More from the recent working paper by Oscar Jorda, Katharina Knoll, Dmitry Kuvshinov, Moritz Schularick, and Alan Taylor (“The Rate of Return on Everything, 1870–2015“). (Previous blog post about the return on residential real estate.)
- Return data for 16 advanced economies over nearly 150 years …
- …on the income and capital gains (and thus, total returns) from equities, residential housing, government bonds, and government bills.
- Real returns average 7% p.a. for equity, 8% for housing, 2.5% for bonds, and 1% for bills.
- Housing returns are much less volatile than equity returns.
- Real interest rates have been volatile over the long-run, sometimes more so than real risky returns. Real interest rates peaked around 1880, 1930, and 1990. Current low real interest rates are “normal.”
- Risk premia have been volatile, but at lower than business cycle frequencies.
- r − g is rather stable in the long run and always positive. The difference rose during the end of the 19th and 20th century.
On Alphaville, Matthew Klein discusses recent work by Oscar Jorda, Katharina Knoll, Dmitry Kuvshinov, Moritz Schularick, and Alan Taylor (“The Rate of Return on Everything, 1870–2015“) according to which
Residential real estate, not equity, has been the best long-run investment over the course of modern history.
… but they didn’t calculate the returns most homeowners actually experience. Most people borrow to buy housing and most people live in their properties without renting them out. This makes a big difference.
… Net rental income has historically accounted for half of the total returns from owning housing. It’s also far less volatile, dramatically boosting the Sharpe ratio compared to what you would get just by looking at changes in house prices.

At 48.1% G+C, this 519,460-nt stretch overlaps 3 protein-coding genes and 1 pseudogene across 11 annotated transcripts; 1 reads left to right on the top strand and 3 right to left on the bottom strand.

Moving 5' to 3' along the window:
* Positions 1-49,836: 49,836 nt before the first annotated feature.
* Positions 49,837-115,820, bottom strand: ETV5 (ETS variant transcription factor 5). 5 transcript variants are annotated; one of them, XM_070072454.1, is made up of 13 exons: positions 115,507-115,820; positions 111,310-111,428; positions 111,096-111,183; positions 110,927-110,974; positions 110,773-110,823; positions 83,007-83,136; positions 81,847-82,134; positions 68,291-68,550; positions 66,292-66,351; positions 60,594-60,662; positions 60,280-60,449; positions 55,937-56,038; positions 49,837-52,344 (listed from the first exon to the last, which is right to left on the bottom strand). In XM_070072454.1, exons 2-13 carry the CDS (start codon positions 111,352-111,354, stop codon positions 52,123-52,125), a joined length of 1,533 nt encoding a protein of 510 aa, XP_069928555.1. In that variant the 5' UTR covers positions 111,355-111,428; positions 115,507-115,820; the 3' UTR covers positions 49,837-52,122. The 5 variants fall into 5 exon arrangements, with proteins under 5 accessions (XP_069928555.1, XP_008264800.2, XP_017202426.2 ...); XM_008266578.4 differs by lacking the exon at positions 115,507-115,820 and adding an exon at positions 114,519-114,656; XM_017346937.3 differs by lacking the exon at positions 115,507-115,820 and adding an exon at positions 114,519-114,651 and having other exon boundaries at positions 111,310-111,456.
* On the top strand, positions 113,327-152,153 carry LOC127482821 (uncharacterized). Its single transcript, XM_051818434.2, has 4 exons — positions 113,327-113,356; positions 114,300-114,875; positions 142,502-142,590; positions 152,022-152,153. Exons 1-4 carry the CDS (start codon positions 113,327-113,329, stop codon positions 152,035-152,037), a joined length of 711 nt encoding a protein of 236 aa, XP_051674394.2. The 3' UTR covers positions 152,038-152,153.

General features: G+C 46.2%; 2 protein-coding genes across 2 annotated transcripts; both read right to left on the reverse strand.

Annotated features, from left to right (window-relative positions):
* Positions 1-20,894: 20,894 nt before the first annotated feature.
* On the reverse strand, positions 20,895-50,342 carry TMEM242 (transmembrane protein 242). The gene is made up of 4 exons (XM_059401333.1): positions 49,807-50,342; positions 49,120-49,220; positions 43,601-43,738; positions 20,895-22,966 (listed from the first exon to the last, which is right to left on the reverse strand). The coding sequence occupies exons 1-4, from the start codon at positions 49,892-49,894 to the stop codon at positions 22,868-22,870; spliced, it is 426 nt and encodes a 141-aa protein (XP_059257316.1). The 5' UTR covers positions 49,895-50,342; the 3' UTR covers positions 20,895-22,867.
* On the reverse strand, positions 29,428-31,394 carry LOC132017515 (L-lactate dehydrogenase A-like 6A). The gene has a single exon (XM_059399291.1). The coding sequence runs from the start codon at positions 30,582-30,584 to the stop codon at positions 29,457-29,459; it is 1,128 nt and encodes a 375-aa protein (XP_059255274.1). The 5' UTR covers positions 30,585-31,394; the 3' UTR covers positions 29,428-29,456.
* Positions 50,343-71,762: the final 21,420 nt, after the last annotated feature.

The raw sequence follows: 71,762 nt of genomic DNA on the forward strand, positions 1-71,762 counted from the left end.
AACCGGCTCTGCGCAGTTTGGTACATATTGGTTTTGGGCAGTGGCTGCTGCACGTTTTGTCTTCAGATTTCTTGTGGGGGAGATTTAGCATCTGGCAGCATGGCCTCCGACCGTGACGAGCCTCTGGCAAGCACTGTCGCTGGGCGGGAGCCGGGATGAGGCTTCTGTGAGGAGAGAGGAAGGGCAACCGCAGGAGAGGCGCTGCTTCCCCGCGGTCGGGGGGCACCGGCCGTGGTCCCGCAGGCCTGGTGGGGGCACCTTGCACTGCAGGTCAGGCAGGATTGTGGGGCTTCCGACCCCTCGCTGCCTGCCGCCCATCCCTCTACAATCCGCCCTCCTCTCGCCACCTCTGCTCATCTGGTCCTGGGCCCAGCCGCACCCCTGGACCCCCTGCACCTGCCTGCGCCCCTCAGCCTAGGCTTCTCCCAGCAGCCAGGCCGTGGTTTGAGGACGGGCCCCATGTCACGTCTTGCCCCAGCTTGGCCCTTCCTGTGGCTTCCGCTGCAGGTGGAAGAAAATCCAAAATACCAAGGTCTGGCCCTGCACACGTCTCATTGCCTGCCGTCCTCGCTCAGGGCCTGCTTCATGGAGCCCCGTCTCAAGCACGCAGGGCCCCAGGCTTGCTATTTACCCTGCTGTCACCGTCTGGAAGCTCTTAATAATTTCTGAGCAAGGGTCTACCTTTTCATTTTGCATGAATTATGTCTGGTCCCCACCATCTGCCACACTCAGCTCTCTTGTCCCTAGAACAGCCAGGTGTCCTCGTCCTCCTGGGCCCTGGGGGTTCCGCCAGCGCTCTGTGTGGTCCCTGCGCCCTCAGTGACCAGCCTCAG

Housing has beaten stocks since 1950 because rental income has been better than dividend income, not because house prices have grown more than stock prices.
In the NZZ, Michael Schaefer reports on a study about the performance of Swiss portfolio managers in 2016.
- The median portfolio returns in all investment strategies except those not investing in stocks fell short of the corresponding benchmark returns.
- Only a fifth of the portfolios generated returns in excess of their benchmark.
- These numbers do not yet account for management fees.
- No portfolio manager generated high returns across all strategies.
- But some managers consistently generate high returns in certain strategies.
On Project Syndicate, Andres Velasco argues that one of the sources of the current problems with the Chilean pension system are the high fees charged by fund managers:
A government-appointed commission recently concluded that managers have generated high gross real returns on investments: from 1981 to 2013, the annual average was 8.6%; but high fees cut net returns to savers to around 3% per year over that period.
The commission’s report.